Dot product is the term we use to describe a case in list handling where elements of 2 lists (of arbitrary depth) are being passed to two input ports of a service where at least one expects a list of lower depth than it receives. Say, we have an input ports port1 and port2 that expect single values but you pass them lists [a1, a2, a3] and [b1, b2, b3] respectively. If you specify the dot product as list handling type, the service will be invoked three times:
- in the first one input port1 will get value a1 and input port2 will get value b1.
- in the second one input port1 will get value a2 and input port2 will get value b2.
- in the fist one input port1 will get value a3 and input port2 will get value b3.
Basically, in dot product elements at the same position in the list are combined – nth element of the first list will be send as an input together with the nth element of the second list. Also see cross product.
Note that if you have three or more inputs as described above – you can use any combination of dot and cross products but you need to be careful of the order in which you apply them.
List handling is a special control feature of Taverna that enables services that take, say, a single input value on a certain port to receive a list of that port without user having to worry about this “incompatibility”. Taverna will implicitly extract the single values and iterate over the list. More generally, if a service takes a list of depth n as an input and you pass it a list of depth n + m, Taverna’s list handling control will extract the innermost depth n lists and pass them to the service iterating over the n + m dimensional structure.
List handling control works the other way around, too. If your service expects an input of depth n, and you pass it an input of lower depth – Taverna will wrap the input into a list of correct depth. For example, a service expects a list and you pass if a single value called val, Taverna will wrap the single value and pass it as a list [val]. If a service expects a list of lists (i.e. a list of depth 2), Taverna will wrap the input value as [[val]].
This feature is also known as implicit iteration. It is more general than just control settings on a service – it applies to the whole workflow. If you supply a workflow with multiple items of data, Taverna will automatically take each piece of data in succession and feed it through the workflow. As results are produced, Taverna will also pass those results through the workflow if the next service also accepts individual values. This enables data streaming. If two or more streams of data are to be combined on two ports of a service (e.g. a service port expects a list rather than individual value), the default behaviour of Taverna is to combine them in an all against all fashion (see cross product). If you want to change this, you must change the list handling settings.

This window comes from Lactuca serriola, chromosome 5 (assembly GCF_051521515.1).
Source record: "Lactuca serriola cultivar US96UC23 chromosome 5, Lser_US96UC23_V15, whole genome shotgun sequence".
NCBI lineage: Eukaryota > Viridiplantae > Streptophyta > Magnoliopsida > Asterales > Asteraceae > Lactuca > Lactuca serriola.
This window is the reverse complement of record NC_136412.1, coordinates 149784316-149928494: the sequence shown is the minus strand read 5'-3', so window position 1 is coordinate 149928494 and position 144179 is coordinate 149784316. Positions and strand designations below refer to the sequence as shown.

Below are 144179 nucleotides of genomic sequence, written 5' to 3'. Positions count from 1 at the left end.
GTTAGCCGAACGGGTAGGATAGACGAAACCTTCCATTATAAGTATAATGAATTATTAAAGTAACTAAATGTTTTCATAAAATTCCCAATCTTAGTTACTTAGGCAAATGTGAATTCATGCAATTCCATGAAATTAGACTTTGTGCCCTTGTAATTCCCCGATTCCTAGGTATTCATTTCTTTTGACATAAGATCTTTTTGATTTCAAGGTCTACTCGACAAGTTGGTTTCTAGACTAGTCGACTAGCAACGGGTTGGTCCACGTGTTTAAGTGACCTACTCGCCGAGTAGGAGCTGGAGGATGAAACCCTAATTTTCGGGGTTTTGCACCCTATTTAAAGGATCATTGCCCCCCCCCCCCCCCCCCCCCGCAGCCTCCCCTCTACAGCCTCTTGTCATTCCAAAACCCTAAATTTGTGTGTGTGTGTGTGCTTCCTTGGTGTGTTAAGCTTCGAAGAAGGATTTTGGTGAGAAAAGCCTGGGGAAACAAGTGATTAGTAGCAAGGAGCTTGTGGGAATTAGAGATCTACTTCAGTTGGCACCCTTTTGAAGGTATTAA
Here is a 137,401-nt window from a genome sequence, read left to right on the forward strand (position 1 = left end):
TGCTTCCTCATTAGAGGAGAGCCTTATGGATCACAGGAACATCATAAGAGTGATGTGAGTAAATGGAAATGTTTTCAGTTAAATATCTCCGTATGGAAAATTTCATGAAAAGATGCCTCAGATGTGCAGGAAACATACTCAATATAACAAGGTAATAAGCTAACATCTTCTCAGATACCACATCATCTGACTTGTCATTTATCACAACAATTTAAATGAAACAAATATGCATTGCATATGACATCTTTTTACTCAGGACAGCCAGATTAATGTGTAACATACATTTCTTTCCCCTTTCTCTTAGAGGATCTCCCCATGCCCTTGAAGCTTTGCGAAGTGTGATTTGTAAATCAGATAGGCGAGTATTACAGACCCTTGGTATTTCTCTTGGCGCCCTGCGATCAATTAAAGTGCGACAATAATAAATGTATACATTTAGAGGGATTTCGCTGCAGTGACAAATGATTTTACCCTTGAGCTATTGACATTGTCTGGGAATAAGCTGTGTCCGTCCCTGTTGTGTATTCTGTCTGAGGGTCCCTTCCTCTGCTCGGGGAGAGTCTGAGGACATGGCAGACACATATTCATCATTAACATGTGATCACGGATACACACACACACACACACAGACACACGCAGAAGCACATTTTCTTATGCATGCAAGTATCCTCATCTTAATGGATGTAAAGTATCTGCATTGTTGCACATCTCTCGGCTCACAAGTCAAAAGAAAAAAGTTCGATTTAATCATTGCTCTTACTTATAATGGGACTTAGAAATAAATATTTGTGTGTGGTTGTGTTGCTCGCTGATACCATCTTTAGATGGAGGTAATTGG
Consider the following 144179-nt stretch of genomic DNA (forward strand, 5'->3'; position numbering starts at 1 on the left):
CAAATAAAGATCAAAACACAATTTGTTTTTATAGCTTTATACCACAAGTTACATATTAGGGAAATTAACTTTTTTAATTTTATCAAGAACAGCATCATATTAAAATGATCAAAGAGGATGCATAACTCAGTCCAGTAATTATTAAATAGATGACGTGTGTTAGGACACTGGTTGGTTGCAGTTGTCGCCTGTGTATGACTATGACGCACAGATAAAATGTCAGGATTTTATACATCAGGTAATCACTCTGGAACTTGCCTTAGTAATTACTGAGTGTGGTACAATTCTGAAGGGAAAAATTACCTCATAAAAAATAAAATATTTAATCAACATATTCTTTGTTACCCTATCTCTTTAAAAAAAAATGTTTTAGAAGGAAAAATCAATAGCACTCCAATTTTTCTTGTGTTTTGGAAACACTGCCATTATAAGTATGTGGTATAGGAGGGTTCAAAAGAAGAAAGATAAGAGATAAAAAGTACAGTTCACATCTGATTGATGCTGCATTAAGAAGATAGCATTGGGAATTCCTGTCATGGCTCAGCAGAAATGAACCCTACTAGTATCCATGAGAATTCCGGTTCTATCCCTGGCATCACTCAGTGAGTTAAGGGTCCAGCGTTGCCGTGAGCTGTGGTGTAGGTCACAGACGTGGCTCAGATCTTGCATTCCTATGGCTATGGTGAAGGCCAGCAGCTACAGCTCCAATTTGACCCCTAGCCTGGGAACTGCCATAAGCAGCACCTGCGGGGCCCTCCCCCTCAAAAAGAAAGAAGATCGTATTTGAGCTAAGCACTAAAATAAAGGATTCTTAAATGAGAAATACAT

Taverna’s list handling feature enables you to define how inputs will be handled (combined) in cases where you do not pass the input of an expected depth to an input port. In such cases, users have an option to combine the input lists using the dot product or the cross product option. You can see a visual representation of what happens here.
A Beanshell that is part of the Taverna distribution and helps with gluing services together. Local services (previously known as local workers) are a collection of data manipulation and formatting services (also known as shims).
If the input for a particular service is to be combined from more than one upstream service, these inputs can be combined in a special merge operation. This allows you to feed the merged data in to the next service. Merges appear in the Workflow Diagram as circles, whereas services appear as rectangles. Taverna creates merges automatically if you create more than one data link to the same service input port or workflow output port.